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French election: Is Muslim candidate's criminal record fair game or race baiting?

Ahead of next month's French election, allegations about a French-African Muslim candidate's criminal record is raising questions about whether France offers a level playing field for ethnic minorities. Ali Soumaré, a candidate in regional elections, says he is the victim of slander.

By Staff writer / February 25, 2010



Paris

Despite ideals of equality and suburbs packed with ethnic minorities, politics in France is still mainly populated by whites. As the country prepares for regional elections, a popular candidate with African origins and a Muslim name is facing serious attacks that demonstrate the barriers that still remain for minority groups trying to break into French politics.

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Ali Soumaré is the No. 1 Socialist party list candidate in the Val d’Oise suburb outside of Paris. The district, known as “Nine-Five,” is poor and tough, a place where young, unemployed Africans and Arabs often stand around “holding up the walls,” to use the Algerian expression. In these neighborhoods, Mr. Soumaré has become a symbol of progress.

Even Le Monde newspaper called Soumaré a “rising star” following his calm mediation between police and locals during a major riot in 2007 after a police car killed two French Arab and African children and protesters shot and injured four police.

But now the unusual candidate finds himself in the midst of a fiery controversy. Ruling party figures have alleged that he has a repeat offender arrest record and requested that he withdraw from the race. Minority groups mainly see this as a craven attempt by the old guard to defame and topple their young star. Meanwhile, Soumaré and the Socialists plan charge ruling party figures with slander.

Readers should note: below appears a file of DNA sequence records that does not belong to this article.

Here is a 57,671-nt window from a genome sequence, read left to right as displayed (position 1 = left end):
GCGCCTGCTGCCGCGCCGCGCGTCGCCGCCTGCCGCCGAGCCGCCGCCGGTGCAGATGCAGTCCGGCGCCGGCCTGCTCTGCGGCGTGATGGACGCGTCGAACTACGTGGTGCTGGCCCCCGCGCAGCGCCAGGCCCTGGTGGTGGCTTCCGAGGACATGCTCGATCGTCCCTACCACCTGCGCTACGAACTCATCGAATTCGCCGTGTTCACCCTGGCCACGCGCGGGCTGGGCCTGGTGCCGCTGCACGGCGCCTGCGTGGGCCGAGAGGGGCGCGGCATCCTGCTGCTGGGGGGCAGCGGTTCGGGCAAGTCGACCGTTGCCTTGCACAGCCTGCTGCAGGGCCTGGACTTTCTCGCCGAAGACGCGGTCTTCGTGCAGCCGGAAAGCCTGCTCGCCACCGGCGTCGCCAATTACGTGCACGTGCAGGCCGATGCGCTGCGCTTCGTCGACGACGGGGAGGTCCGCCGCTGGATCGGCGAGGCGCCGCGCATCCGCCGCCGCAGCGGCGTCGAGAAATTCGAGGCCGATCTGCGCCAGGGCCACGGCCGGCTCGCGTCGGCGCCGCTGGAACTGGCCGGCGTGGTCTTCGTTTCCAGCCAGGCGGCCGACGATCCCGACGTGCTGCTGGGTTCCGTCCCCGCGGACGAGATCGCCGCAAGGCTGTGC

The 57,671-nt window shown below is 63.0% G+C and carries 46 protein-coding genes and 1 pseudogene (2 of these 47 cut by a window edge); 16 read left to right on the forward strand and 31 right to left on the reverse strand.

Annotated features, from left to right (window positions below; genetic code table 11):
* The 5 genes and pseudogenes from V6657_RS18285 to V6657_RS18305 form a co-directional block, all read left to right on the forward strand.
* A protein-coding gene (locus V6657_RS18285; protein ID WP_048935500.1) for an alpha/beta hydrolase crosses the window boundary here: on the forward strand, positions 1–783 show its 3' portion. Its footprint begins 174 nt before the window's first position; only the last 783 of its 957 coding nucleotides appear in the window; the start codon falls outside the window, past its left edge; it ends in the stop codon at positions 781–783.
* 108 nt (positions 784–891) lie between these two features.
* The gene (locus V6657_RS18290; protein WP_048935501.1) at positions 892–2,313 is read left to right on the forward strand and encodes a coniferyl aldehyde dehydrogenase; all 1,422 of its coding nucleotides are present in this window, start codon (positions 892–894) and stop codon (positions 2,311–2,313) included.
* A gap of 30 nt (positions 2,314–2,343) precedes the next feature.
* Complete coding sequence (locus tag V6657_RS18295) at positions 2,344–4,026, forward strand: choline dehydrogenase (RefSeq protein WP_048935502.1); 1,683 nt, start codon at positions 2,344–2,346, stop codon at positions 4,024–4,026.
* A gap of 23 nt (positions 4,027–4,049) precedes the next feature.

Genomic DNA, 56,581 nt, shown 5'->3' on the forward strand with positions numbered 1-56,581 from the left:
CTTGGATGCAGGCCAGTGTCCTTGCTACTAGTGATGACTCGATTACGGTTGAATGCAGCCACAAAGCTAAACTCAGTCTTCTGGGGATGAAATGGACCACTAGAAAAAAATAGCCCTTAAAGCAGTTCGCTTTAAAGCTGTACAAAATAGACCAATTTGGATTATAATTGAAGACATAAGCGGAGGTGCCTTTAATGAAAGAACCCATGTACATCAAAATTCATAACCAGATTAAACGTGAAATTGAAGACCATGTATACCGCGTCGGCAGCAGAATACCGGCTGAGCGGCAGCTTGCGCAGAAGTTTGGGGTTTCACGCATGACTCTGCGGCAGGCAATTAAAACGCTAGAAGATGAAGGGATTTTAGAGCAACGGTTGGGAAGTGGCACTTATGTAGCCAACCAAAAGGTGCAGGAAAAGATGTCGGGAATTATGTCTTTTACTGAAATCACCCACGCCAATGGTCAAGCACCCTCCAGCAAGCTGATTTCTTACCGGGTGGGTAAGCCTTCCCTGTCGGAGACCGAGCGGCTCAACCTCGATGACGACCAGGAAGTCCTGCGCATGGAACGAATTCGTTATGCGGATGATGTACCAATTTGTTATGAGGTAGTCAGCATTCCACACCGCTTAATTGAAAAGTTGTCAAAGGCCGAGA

The allegations aired by Francis Delattre, a member of the ruling party and a small town mayor who is not running against Soumaré, contain one clear conviction for theft and minor assault when Soumaré was 19, which he previously acknowledged. Several other alleged arrests are inconclusive. Moreover, the information about the cases was likely obtained illegally and one charge is a mistake – which Delattre apologized for on Wednesday.

Rarely, if ever, has a top candidate in France been accused of repeat offenses or for street crimes. Unsurprisingly the allegations have opened a debate over Soumaré’s merits and raised questions about race in a system that has previously avoided it, except on the far right. Charges usually involve favoritism and corruption. Prior to the arrest allegations, Delattre had gone after Soumaré, saying he looked “like a soccer player” not a politician, angering minorities.

'Delinquent or slander victim'

Commentators in the media and on the Internet lit up on the left and right in turgid discourse over crime, reform, and legitimacy – but increasingly over defamatory politics not seen in quite this way before in secular France. “Delinquent – or slander victim?” is the question for Rue89, a French web news site.

“Everybody knows Soumaré is a new kind of candidate that French people aren’t used to, a young black guy from the suburbs,” says Christelle Edey, a Socialist candidate in the neighboring 93 banlieue. “He’s attacked because he is black. After everything is said, we have one of five charges confirmed, from 1999, when Soumaré was young, and he has said he made a mistake.”

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